I was out walking in my neighborhood yesterday, craning my neck, scanning the sky to locate the resident eagle that was punctuating the quiet winter day with screams: screams of delight at the high, bright clouds after rain? Or the uptick of humans swarming at the domed capitol building? Or at the arrow-swift flight of pigeons that got away? I never did see the eagle, although some high-flying gulls fooled my eye a few times. But I did return my gaze, entranced, to those clouds.
They animated the sky, tracing the wind, catching the sunlight, streaking the blue with their grays and whites. They moved and changed and massed and trailed off into wisps. If I could mistake a gull’s wings for an eagle, how would I ever name the clouds? Many-syllabic Latin words floated as freely in my mind as their namesakes sported in the sky, but I had to let any identification hopes slip away on the breeze. Despite having just turned the last page on Maria Ruth’s engrossing study, A Sideways Look at Clouds, like Joni Mitchell, “I really don’t know clouds at all.”
But now, significantly, I know what I don’t know. And I possess a template of how I might go about filling in some of the yawning gaps in my understanding of how the world works. As ephemeral as clouds appear to be, they are physical bodies responding to the physics and chemistry and geography of life on Earth, its grit and salt and general mayhem. With tenacity that pushes mere idle curiosity to the mat, Ruth pulls clouds in close and asks more questions than you ever contemplated, probing their mysteries and then digging deeper to question even the questions. Her subject matter may be slippery and, if you tried to clutch them with your hands, even ghostlike, but her voracious questing brings clouds into focus as constructs we can grasp, analyze and name.
This is a serious science-rich study, yet accessible to general readers. Ruth achieves this open-door by forthrightly declaring herself a complete novice in the field and then tugging her readers with her as she plunges in to learn all there is to know about clouds. She finds the experts who can decode the fleeting ups and downs of the molecules that form clouds, of the forces of heat and cold, evaporation, condensation, wind, solar energy and the out-breathing of life forms. It’s all in there: number-crunching, definitions, discovery and more questions. Sometimes difficult, but never dry or dull, it’s worth it to tag along. Ruth also makes this study as refreshing as a summer bike ride and as tingling as her attempt to swim in clouds on a foggy day. She brings the clouds right to us. We really begin to see them.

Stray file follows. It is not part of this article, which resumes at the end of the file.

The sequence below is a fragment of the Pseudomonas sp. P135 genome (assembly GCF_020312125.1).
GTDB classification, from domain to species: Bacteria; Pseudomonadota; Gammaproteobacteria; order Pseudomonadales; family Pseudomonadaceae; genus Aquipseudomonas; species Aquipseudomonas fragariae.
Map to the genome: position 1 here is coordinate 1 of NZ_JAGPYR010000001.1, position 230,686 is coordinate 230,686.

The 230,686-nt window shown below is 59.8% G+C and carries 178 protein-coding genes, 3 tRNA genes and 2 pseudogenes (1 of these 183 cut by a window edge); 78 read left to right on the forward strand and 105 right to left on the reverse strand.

How is cloud watching like bird watching? They are akin. They draw us outside; they tilt our eyes upward. They fill us with wonder, delight, and questions. They have names that help us remember their attributes and life stories. They rarely stay still for long and teach us to seize the moment and appreciate our luck. They are there, existing for their own sakes but enriching our lives immeasurably. And mercifully, there are field guides to both! In an earlier book, Ruth made the secretive Marbled Murrelet visible even if we never see one; she does the same for clouds. They may fill our skies every day in billowing piles, hazy streaks or rain-leaking solid gray, but now she uncovers their secrets and teaches us to look—and see—them with new eyes. And sometimes eagles, or gulls, sail out of them to surprise us. (by Anne Kilgannon)